PLAYBILL.COM'S CUE & A: Grammy Winner Petula Clark | Playbill

News PLAYBILL.COM'S CUE & A: Grammy Winner Petula Clark
Petula Clark, who begins an engagement at Feinstein's at Loews Regency Jan. 24, fills out's questionnaire with random facts, backstage trivia and pop-culture tidbits.

Petula Clark
Petula Clark

Clark, known for her international hits "Downtown," "I Know a Place, " "My Love," "Don't Sleep in the Subway" and more, will be making her first New York City nightclub engagement since the 1970s.

In the '60s, she starred in two Hollywood musicals, "Finian's Rainbow" and "Goodbye Mr. Chips," opposite Fred Astaire and Peter O'Toole, respectively. Stage work includes Sunset Boulevard and Blood Brothers.

Full given name: Petula Sally Clark
Where you were born/where you were raised: Epsom, Surrey in the UK, and South Wales
Siblings: My sister Barbara
Zodiac Sign: Scorpio
First Broadway show you ever saw: Funny Girl with Barbra Streisand. It was extraordinary.
Current sow you have been recommending to friends: War Horse and London Road at the National Theatre. It's the most amazing thing I've ever seen.
Some favorite musicals: West Side Story and Into the Woods
Some favorite showtune(s) of all time: "Somewhere" from West Side Story. Nothing can top that, frankly.
Your personal vocal idols, living or dead: Amy Winehouse is one. She not only had an amazing voice but an amazing musical mind. Barbara Cook has the most gorgeous voice I've ever heard. And Michael McDonald. I love both him and the Doobie Brothers. I've performed with him many times. His singing is so wonderful.
The one performance — attended — that you will never forget: Kate Bush at the London Palladium. She is so talented as a writer, a singer and a choreographer — she can do everything. She was unusual for her time, she really paved the way for many singers of today.
Music that makes you cry, any genre: Puccini, without a doubt. I go to the opera as often as possible.
Last book you read: "The Interpretation of Murder" by Jed Rubenfeld. I enjoyed it because it takes place in New York and it's about Freud, both of which I find fascinating.
Must-see TV shows: "Jeopardy!" I love it because I can sit with a cup of tea and play along.
Last good movie you saw: "The Artist." I saw it in Paris right when it came out. It's quite an experience seeing a silent move in black and white. The performers are amazing too. The Hollywood imagery of the time is brilliant. They got it absolutely right. It's not overdone, just a beautiful of piece of work.

Some films you consider classics: "My Fair Lady." I just saw it again recently and it's just exquisite. it has a class and a polish that puts it in class of its own. And then "The Hunt for Red October." I've seen it countless times. It's absolutely thrilling.

Performer you would drop everything to go see: Prince. I have seen him and I love him. He's not everyone's cup of tea, but he's certainly mine. An amazing musician and singer of course. He just commands the stage and he has great charm.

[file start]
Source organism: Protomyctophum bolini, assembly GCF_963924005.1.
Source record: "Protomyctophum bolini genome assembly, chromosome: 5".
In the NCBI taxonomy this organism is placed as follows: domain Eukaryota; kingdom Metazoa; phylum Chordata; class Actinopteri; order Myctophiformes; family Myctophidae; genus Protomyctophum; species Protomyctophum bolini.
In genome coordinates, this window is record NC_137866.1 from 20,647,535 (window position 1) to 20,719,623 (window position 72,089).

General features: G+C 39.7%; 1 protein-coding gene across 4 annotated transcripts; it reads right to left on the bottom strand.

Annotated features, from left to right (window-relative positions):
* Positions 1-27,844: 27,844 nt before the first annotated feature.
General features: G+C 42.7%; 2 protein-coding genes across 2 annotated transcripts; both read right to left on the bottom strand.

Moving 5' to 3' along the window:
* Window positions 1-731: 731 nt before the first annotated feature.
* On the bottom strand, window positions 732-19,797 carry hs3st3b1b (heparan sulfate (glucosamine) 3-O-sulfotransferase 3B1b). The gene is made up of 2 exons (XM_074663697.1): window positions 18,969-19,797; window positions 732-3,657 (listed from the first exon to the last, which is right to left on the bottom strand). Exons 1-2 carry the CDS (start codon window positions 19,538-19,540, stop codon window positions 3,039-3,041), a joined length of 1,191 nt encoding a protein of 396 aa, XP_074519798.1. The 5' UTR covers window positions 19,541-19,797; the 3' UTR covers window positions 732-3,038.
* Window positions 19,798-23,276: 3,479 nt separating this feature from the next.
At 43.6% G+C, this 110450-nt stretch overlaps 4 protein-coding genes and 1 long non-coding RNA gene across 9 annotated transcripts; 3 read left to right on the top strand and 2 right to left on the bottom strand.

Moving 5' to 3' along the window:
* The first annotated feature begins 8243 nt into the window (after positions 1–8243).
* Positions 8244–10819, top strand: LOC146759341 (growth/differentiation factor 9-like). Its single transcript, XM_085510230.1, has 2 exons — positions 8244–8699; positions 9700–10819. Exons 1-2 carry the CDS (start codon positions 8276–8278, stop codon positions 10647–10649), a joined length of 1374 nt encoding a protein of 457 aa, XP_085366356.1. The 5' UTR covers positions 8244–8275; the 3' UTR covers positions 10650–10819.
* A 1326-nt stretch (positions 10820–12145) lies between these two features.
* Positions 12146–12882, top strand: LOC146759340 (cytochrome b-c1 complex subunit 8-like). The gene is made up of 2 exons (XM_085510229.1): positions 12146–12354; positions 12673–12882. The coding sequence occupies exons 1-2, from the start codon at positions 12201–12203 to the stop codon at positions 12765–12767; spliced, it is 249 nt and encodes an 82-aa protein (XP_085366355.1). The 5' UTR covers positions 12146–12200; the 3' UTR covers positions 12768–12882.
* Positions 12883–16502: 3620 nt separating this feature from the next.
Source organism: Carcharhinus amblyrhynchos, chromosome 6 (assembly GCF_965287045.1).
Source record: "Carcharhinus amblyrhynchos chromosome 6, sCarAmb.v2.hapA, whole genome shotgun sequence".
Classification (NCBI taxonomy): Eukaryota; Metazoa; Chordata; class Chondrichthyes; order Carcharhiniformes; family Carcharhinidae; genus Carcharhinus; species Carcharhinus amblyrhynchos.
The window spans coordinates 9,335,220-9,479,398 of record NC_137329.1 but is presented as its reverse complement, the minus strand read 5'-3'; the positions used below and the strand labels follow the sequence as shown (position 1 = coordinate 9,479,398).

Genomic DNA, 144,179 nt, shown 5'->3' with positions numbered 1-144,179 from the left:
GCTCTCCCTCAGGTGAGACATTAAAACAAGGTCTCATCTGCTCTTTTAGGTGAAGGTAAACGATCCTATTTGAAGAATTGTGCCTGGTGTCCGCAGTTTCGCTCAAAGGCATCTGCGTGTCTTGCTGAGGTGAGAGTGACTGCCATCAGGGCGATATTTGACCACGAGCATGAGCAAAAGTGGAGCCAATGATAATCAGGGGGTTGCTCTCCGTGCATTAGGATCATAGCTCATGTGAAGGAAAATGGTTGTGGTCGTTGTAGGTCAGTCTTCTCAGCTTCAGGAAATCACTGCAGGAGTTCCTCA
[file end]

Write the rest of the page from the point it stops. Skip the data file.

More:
Favorite cities: New York, London and Paris. I know them and love them, all three.


They each have a different kind of energy. In New York I feel the most energized. There is an edge to New York, and yet I find the city very friendly.
First CD/Tape/LP you owned: Peggy Lee's "Black Coffee." She was the coolest singer and she had such good taste. Her silky voice was very much opposed to some of the more histrionic singers of the time. She expressed herself in such as subtle way.

First stage or screen kiss: Anthony Newley, who I had a big crush on. He was going to be the lead in a movie and I was going to be his girlfriend. But he had to go into the army so the film never happened! My first movie kiss was Alec Guinness in "The Card." We were both so timid, so the earth didn't move for either of us.

Moment you knew you wanted to perform for a living: When I was about six, I went to the theatre with my dad to see the great English star Dame Flora Robson and that made me want to be an actress.
Favorite pre-/post- show meal: (note where) Pasta with garlicky tomato sauce, in my dressing room. I wouldn't do that in a nightclub of course where the audience is right in front of me.
Favorite liquid refreshment: Red wine, especially South African or French. But I am not a wine snob.
Pre-show rituals or warm-ups: Before the show, I am always alone in my dressing room ironing my gown, which is therapeutic. If anyone is going to burn my dress, it's going to be me!
Most vocally challenging role you have ever played: Norma Desmond in Sunset Boulevard, without a doubt. It was so different from anything I had done before.
Worst flubbed line/missed cue/onstage mishap: I forgot the lyrics to "Downtown" once. Only once! It scared me so much it will never happen again.
Something about you that surprises people: My sense of humor, which is very British and therefore quite quirky.
What are you most proud of? My children: two daughters and a son. They are all great human beings.
Career you would want if not a performer: Something to do with animals — maybe a veterinary surgeon.
Three things you can't live without: Music, garlic and love
"I'll never understand why…" ...people don't smile enough.
Words of advice for aspiring performers: Find out who you are then stay true to yourself. And don't give up.

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